If insanity is doing the same thing over and over and expecting different results, I’m afraid we are all a bit loony at our house.

Some nights I go to bed dreaming of waking up BEFORE my kids are tugging at our covers and pulling on our toes, having steaming waffles and homemade yogurt on the table that we all sit down to eat as a family, getting a shower, walking out the door at 8:25 with clothes on correlating body parts, right direction and shoes attached to the correct feet. I dream of folding the clothes immediately as I pull them out of the dryer while listening to children playing nicely in the other room. Maybe even hearing, “Oh dear brother, won’t you please pass that block over there? Oh, yes! You can certainly join me in building this giant tower. Oh dear, N just destroyed it. That’s ok! Let’s build it again!” Making an amazing, un-burned dinner as they sit in the family room reading stories quietly to themselves.  Having children say, “Darling Mother, how may I assist you with dinner? Could I set the table to help?” Then, “Bedtime? Oh, I’ve already brushed AND used the bathroom! No need to nag.”

Ahh. Wouldn’t that be nice?
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Then other nights I dream.  I dream of a boy that loves school and thinks riding the bus is the best mode of transportation in the whole wide world. I dream of three built-in alarm clocks that never let us waste a second of a bright new morning. I dream of another boy that proudly dresses himself every day. Inside-out underwear, backwards shirt and pants, and un-matching socks to shoes and hat. I dream of a toddler that eats and drinks almost anything placed in front of him (bugs and worms included) and (or maybe but) is healthy and happy. Three boys who are the best of friends, despite the bickering and petty arguments, a pile of unfolded clean clothes meaning that we can stay warm, beds that might not always be made but give us a comfortable place to sleep, and a messy house that keeps our family safe.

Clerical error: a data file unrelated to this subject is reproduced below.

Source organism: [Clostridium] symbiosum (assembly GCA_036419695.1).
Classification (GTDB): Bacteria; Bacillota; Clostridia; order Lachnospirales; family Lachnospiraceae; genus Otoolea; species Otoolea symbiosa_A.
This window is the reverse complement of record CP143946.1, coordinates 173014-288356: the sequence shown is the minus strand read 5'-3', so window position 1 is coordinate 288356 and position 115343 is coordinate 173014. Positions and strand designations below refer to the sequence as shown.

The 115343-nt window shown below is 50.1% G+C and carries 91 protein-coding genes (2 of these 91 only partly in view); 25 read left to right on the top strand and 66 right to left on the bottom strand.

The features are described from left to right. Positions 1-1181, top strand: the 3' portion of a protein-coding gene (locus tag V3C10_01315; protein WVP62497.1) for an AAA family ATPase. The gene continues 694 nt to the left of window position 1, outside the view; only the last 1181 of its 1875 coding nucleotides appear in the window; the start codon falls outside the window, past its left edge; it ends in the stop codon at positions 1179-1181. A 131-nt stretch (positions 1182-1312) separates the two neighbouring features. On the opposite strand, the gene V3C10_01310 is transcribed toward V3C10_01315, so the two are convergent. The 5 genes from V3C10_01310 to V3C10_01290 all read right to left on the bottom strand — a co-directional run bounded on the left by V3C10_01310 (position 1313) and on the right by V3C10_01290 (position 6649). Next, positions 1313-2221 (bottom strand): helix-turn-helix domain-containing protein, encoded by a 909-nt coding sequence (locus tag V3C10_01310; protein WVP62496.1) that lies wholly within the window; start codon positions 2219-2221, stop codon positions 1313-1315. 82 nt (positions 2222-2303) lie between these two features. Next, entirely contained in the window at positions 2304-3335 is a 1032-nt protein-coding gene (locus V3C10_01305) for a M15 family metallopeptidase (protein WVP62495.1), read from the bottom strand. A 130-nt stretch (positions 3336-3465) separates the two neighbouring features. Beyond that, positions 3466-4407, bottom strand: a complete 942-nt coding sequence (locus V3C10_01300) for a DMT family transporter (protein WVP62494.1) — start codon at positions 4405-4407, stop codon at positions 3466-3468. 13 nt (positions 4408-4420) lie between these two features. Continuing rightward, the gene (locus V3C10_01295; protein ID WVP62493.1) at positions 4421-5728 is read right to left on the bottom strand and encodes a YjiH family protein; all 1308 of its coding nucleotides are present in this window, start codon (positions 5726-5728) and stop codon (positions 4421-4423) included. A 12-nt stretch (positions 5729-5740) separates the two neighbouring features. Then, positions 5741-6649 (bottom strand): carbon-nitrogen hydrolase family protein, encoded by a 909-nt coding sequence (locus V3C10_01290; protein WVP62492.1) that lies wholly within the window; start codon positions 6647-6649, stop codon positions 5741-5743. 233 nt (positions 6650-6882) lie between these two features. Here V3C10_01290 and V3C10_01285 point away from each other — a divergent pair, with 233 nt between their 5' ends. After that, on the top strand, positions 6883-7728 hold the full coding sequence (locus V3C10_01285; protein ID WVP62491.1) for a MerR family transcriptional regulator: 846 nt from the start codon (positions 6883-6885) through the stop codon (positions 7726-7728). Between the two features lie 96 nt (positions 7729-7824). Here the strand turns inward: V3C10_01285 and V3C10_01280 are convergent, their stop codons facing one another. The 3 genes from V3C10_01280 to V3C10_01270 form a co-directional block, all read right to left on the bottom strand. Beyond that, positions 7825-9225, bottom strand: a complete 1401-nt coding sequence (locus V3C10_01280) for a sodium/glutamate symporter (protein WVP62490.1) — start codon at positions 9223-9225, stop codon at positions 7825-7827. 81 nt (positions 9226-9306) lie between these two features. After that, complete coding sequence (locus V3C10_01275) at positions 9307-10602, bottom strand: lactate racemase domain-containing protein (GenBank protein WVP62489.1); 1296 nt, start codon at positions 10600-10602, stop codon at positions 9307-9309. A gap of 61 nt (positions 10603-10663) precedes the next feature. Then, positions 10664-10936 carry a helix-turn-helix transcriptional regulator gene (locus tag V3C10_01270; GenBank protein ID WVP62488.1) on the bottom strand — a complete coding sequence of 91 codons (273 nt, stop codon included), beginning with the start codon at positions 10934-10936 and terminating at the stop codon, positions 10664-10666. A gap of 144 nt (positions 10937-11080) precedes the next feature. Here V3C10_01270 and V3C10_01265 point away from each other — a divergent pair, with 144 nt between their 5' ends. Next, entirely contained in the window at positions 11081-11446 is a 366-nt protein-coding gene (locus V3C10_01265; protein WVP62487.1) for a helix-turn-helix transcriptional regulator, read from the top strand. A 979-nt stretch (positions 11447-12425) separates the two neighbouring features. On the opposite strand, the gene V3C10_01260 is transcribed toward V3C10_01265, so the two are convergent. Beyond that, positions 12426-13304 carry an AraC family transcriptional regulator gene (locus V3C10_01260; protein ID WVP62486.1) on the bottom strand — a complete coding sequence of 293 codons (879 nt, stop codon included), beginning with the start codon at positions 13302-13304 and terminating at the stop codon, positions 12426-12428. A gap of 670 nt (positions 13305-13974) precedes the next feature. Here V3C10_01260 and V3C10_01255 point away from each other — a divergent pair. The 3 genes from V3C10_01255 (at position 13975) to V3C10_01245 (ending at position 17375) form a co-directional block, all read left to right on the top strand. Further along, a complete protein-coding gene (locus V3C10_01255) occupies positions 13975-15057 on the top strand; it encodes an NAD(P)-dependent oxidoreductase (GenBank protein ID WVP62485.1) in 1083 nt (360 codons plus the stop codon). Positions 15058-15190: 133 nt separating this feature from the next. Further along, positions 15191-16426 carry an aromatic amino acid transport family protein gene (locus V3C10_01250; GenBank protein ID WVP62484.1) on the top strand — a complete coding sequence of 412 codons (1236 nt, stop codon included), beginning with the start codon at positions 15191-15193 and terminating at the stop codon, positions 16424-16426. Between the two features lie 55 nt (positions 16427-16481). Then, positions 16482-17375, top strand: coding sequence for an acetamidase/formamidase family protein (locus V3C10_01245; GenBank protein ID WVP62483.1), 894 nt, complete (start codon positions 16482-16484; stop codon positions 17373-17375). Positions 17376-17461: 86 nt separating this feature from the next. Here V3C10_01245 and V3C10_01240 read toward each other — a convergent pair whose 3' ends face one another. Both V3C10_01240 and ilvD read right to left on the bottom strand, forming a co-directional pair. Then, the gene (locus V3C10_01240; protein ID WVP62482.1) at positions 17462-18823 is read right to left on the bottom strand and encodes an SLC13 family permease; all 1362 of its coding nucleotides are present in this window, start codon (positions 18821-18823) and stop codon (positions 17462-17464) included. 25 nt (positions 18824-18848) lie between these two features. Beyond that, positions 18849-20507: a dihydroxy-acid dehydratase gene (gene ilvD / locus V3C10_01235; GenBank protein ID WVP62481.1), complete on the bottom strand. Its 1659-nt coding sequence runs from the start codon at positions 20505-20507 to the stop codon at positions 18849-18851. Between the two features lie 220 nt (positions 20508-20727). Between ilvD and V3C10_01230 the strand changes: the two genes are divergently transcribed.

I dream of a life I get to wake up to every day.
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8:29 and 20 seconds. A record I’m sure we can improve on. But until that miraculous day, I’ll try to remind myself that among the little thorns I have so many sweet, beautiful roses.

I’ll try to remember because life truly is wonderful.
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Our Most Precious Commodity (a thank you to teachers everywhere)